Ahead Of The Second Season Of The Popular Ensemble-Cast Series, Director John Carney Says The ‘Modern’ In The Title Refers Not To The Type Of Love But To A Lifestyle In A Big Metropolis
Modern Love, primarily based on the eponymous The New York Times, column explored completely different shades of affection in New York. The first season written and directed by John Carney featured a bunch of A-listers together with Anne Hathaway, Tina Fey, Andy García, Dev Patel and John Slattery.
Season two, which streams from August 13 on Amazon Prime Video, has its share of stars from Tom Burke and Minnie Driver to Kit Harington and Tobias Menzies.
“It feels like you will find the right actor for the right job in this show,” Carney, who reprises his writer-director duties for season two, says over a video name. “It is half an hour of their time. If the actress is free, she comes and plays for a week and a half. While it is not a huge amount of money or prestige, they feel like ‘I connected with that script and got to make these cool episodes’. There is no more commitment and that is attractive to some actors in certain phases of their careers.”
Carney enjoys the half-hour format of the present. “I find that challenging and enjoyable. I am getting a little tired of TV going on and on with these long shows that require you to watch everything in order. You can dip in to Modern Love at any stage in the series.”
Pick And Choose
‘Modern Love’ is a weekly column, which began in 2004. It can also be a e-book, a podcast and a present. Picking articles that may work as tv from 17 years of matter is a mammoth ask.
“There are two kinds of criteria that I look for. The first is a personal connection with the piece. That can be a dimension of a character, a relationship or a friendship that hits me. The second is when I am struck by something about a particular essay as a filmmaker. I could imagine things in a scene playing well. Or I could imagine, directing four or five things that would be fun, challenging and interesting. I don’t usually go ‘Oh I love that essay so therefore I love that piece of TV.’ That is not the way it works. We have actually found that often the best essays should remain written. I have struggled often to shoehorn an essay that I love into a half-an-hour screenplay that has not worked.”
Though the present is named Modern Love, Carney says, love is timeless. “Obviously the circumstances in which we find ourselves, with cell phones, iPads and computers affect our expectations of love. At the end of the day, what we looked for in these stories is less about being super-current and more about being romantically truthful, regardless of geography.”
The ‘modern’ within the title, Carney says, refers to not the kind of love. “It is people living a modern lifestyle in a big metropolis. The love they find themselves in our stories is not one they would have chosen for themselves. Their stories happen through their lifestyles as they ride the subway or are on their phones.”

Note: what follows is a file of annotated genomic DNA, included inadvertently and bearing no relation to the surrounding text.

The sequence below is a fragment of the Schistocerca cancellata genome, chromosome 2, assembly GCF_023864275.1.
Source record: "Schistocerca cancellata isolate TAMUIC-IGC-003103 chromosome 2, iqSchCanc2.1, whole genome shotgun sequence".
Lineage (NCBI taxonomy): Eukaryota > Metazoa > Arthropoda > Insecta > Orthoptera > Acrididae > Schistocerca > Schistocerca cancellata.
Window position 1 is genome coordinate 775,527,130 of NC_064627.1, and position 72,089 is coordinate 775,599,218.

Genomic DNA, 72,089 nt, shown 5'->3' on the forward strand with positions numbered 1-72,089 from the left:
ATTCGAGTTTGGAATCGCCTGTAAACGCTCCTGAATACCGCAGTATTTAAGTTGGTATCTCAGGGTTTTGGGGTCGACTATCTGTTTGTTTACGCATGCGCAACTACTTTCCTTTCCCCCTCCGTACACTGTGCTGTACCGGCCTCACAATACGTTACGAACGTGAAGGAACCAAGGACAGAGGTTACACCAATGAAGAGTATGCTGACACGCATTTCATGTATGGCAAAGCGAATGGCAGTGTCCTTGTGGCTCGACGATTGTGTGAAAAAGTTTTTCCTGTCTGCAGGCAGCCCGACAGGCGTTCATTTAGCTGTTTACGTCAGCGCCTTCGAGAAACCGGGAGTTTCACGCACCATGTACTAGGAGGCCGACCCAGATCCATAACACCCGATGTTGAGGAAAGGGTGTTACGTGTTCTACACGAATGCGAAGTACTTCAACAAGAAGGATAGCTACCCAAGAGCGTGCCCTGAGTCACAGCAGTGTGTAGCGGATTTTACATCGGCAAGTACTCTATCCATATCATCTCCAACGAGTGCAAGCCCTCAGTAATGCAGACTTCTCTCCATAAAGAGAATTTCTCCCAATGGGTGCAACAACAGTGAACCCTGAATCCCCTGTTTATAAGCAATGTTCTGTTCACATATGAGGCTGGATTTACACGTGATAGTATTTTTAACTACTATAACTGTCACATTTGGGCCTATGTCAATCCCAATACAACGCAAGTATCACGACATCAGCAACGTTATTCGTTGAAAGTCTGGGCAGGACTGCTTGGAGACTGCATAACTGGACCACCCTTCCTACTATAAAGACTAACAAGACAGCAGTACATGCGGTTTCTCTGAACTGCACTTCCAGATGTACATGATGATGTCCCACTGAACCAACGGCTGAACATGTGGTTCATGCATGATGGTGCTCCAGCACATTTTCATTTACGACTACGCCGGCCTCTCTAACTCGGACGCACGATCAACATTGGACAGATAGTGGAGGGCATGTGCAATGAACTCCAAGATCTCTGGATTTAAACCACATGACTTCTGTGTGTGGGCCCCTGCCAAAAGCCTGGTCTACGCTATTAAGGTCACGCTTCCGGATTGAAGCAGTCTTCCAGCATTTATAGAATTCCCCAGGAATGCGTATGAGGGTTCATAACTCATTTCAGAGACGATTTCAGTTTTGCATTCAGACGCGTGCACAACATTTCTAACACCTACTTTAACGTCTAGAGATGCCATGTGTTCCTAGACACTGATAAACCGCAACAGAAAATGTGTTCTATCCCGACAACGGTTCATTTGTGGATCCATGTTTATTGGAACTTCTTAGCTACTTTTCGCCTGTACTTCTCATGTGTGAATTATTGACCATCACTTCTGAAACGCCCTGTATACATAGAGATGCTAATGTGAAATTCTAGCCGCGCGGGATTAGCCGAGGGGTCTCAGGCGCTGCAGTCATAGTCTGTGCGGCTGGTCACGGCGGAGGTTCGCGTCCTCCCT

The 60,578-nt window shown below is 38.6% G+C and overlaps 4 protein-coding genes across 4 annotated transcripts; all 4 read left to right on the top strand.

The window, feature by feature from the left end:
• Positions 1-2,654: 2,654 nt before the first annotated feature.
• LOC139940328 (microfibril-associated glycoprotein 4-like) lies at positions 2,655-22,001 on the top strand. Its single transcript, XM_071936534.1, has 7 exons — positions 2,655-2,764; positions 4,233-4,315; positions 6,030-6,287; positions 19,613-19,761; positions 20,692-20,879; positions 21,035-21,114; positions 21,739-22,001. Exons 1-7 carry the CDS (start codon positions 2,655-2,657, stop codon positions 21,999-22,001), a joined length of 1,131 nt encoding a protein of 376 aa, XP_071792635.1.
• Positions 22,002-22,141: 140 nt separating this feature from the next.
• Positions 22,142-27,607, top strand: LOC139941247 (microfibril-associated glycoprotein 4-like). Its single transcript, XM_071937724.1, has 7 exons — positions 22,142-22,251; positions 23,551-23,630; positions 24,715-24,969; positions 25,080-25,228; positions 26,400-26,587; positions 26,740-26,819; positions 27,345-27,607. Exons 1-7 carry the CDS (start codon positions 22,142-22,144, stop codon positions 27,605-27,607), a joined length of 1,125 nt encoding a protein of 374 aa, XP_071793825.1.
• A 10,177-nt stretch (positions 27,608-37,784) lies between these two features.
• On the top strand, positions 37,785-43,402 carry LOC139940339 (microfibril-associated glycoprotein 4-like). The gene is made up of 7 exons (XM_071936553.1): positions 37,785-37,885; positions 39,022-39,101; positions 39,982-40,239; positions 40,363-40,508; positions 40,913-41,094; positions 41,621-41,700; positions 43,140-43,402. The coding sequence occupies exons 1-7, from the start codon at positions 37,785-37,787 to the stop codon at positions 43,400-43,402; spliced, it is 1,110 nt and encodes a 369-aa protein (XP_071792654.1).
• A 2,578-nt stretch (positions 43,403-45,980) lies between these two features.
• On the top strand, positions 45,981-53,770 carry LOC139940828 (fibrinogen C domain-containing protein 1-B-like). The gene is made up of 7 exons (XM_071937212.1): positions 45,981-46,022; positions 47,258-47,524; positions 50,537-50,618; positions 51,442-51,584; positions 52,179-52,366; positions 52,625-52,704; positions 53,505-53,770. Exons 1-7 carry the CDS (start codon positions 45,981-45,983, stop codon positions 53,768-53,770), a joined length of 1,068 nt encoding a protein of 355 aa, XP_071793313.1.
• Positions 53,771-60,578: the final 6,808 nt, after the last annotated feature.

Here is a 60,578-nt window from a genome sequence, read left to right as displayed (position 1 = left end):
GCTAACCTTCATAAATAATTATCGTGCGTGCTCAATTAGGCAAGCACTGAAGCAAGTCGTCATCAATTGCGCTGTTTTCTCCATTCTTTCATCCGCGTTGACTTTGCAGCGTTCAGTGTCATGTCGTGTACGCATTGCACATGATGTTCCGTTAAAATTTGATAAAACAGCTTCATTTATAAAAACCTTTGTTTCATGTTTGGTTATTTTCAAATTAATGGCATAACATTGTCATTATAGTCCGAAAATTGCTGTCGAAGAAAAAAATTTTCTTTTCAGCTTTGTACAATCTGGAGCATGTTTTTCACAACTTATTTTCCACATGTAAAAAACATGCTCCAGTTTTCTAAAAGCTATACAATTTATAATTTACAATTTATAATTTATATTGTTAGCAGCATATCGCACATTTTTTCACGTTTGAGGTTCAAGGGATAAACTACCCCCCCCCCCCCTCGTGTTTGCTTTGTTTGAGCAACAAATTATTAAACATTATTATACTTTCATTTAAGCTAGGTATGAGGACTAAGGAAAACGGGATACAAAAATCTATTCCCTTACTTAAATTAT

The 49-year-old director says, within the metropolis one doesn’t essentially decide the particular person one finally ends up with. “If you live in a village, there are three other people, you are likely to pick. If you live in a city of 3 million, you don’t get to choose who you find a connection with. It happens because that modern setting opens you up to things that you didn’t know about yourself. I am not trying to make a cool or modern show that ticks boxes, but rather a show with the classical viewpoint of love and romance, which we juxtapose by setting in these incredibly modern cities.”
New York State-Of-Mind
Modern Love brings to thoughts that different present primarily based on a column set in New York— Sex and the City. Unlike SATC, Carney says he hopes New York is just not a personality within the present. “I always loved the idea that Modern Love can be set anywhere and that it is more of about character than location. That said, I am the kind of filmmaker who unintentionally lets the environment creep into the work. I hope this show can be made anywhere, on an airplane or between two cities. I hope the show does not become a New York show, because that would be limiting.”
The Dublin-born Carney illustrates his level with James Joyce’ Ulysses. “It is a famous story set in Dublin. The novel is forensic about location. What Joyce has done is write a massively universal book, that people read all over the world. I don’t think Dublin overshadows the characters in the book. I would like to make this show without New York or Chicago or Dublin overshadowing the characters.”
Speaking of the toll Modern Love has taken on him as a author and director, Carney says “You do absorb all of those romantic stories when you are in production and take your work home occasionally. It does make you reflect on who you are and your romantic story. The show has made me be grateful for the fact that I have a partner and a family. Sometimes when I have read 50 of these stories in a week, I am glad I am not looking for anybody right now, because it is exhausting. Nowadays when I hear what my 20-year-old nieces and nephews are going through with social media, and dating, I am so glad it is over for me.”
Carney admits one would often wish to relive being in love. “In a way, making this show, allows you to vicariously relive little romantic episodes.”